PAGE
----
Value Cost Ratio #illumedati 7


Hey guys, it’s Finance Fridays and I’m going to talk to you about the Value Cost Ratio (VCR).

I alluded to this concept a little bit in my prior post Trimming the Fat.

Stock Photo from: Pexels

What is a Value Cost Ratio (VCR)?

Well.. it’s not this:

Stock Photo from: Pixabay

For those who don’t know, that’s a Videocassette recorder (VCR). I’m showing my age here because for some of you, VCRs were before your time….

Ok let’s refocus now:

Value Cost Ratio is mostly just a mental exercise when evaluating what an item or experience is “worth” to you.

In my prior post, I used Starbucks as an example, so I will expand on that here.

A Venti Pike from Starbucks is my drink of choice. I actually drank one yesterday despite saying I was giving it up in my prior post Trimming the Fat. This was because I was running a little late for work and didn’t have time to make my coffee at home. Interestingly, the caffeine content from that one Venti Pike kept me up for my whole 10 hour shift… and then I had trouble sleeping that night. I guess in this short time period, my caffeine tolerance has either declined significantly or I drank too much of the coffee too late in my shift. Either way, mistakes were made.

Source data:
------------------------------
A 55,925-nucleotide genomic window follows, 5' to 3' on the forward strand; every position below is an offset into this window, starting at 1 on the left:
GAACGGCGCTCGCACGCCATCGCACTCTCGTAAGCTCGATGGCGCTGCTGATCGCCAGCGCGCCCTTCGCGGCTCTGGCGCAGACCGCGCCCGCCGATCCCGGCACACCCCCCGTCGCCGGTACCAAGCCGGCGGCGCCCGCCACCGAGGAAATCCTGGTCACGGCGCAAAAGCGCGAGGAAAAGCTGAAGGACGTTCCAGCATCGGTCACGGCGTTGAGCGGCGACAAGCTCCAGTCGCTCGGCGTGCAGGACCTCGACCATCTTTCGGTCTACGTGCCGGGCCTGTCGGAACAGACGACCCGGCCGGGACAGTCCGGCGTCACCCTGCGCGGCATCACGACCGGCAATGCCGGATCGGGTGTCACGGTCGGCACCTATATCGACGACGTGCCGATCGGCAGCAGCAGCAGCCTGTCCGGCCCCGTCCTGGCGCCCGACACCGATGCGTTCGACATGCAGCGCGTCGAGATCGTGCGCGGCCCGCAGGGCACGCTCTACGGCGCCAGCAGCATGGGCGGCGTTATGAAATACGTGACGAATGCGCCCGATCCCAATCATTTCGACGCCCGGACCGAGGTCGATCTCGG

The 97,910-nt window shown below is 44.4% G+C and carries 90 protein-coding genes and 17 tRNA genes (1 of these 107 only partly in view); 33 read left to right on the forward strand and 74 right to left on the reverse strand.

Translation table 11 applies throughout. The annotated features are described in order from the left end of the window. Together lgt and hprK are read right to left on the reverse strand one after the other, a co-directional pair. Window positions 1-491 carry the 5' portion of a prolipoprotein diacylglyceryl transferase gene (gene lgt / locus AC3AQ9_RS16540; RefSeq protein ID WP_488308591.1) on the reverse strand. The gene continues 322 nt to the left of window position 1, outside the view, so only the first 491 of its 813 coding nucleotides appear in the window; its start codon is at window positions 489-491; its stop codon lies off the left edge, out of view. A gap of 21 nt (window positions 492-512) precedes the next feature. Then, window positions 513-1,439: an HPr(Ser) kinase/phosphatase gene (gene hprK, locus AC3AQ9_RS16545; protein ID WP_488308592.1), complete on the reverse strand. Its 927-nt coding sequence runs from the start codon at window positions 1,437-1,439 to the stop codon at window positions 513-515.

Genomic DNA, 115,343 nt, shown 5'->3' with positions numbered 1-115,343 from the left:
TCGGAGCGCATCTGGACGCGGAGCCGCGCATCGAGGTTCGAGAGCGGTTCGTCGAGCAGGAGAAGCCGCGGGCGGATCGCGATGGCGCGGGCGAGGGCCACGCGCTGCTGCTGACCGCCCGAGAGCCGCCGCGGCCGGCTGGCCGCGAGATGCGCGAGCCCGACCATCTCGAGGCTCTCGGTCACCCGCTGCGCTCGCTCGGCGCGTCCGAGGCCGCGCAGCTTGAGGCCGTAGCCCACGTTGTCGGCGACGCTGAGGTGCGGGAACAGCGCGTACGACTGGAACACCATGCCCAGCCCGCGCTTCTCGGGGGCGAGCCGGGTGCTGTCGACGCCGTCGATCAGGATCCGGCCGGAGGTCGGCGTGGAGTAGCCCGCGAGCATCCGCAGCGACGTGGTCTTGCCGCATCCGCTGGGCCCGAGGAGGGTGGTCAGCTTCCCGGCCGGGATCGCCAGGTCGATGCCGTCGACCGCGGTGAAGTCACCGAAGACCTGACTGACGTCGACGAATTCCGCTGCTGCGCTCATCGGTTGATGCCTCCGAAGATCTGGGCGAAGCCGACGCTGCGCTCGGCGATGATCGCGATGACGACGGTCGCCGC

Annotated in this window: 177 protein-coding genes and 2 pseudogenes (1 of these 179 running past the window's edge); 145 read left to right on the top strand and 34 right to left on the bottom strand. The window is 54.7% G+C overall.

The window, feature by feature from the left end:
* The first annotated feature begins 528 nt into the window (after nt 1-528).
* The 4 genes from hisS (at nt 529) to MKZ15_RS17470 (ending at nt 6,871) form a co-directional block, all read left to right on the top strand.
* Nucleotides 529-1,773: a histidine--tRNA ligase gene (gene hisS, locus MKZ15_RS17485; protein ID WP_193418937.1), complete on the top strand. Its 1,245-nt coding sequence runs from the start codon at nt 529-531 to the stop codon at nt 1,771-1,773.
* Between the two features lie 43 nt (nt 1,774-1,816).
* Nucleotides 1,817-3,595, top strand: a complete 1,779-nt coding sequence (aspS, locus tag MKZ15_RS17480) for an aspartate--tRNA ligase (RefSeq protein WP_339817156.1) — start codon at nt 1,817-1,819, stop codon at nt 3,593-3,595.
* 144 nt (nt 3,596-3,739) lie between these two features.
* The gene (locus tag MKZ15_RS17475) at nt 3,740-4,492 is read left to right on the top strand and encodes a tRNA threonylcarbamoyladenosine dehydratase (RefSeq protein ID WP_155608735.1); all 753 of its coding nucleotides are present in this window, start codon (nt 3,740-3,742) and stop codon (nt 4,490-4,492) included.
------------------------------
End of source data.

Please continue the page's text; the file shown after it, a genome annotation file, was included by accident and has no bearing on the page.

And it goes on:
Note, there is something called the Benefit Cost Ratio (BCR),which is used in assessing a project.

Ok back to the Value Cost Ratio.

So in this particular instance, let’s give my Venti Pike an arbitrary value of “3” and the cost of $3 (to round up). So for me, the Value Cost Ratio is 3/$3. This ratio doesn’t mean anything by itself. Now let’s consider the alternative Value Cost Ratio of bringing coffee from home.

Is it as good as my Venti Pike from Starbucks?

Probably not. So let’s say it’s a 2 on the arbitrary value scale, whereas the Venti Pike is 3.

Does it cost less than the Venti Pike?

Definitely. How much less? I’m not sure, but I think it’s reasonable to consider it <$1 a cup.

So what is the Value Cost Ratio of Coffee from home?

Well, it’s 2/$1. Like I said, this is an arbitrary value and only matters when compared to something else.

So 3/$3 (Starbucks Venti Pike) versus 2/$1 (Home Coffee)

I think you can tell that the Home Coffee wins out in terms of efficiency for me.


What do you mean “for me“?

Like I said before, this concept is relative. It’s relative as a comparison to other things and also relative to the person.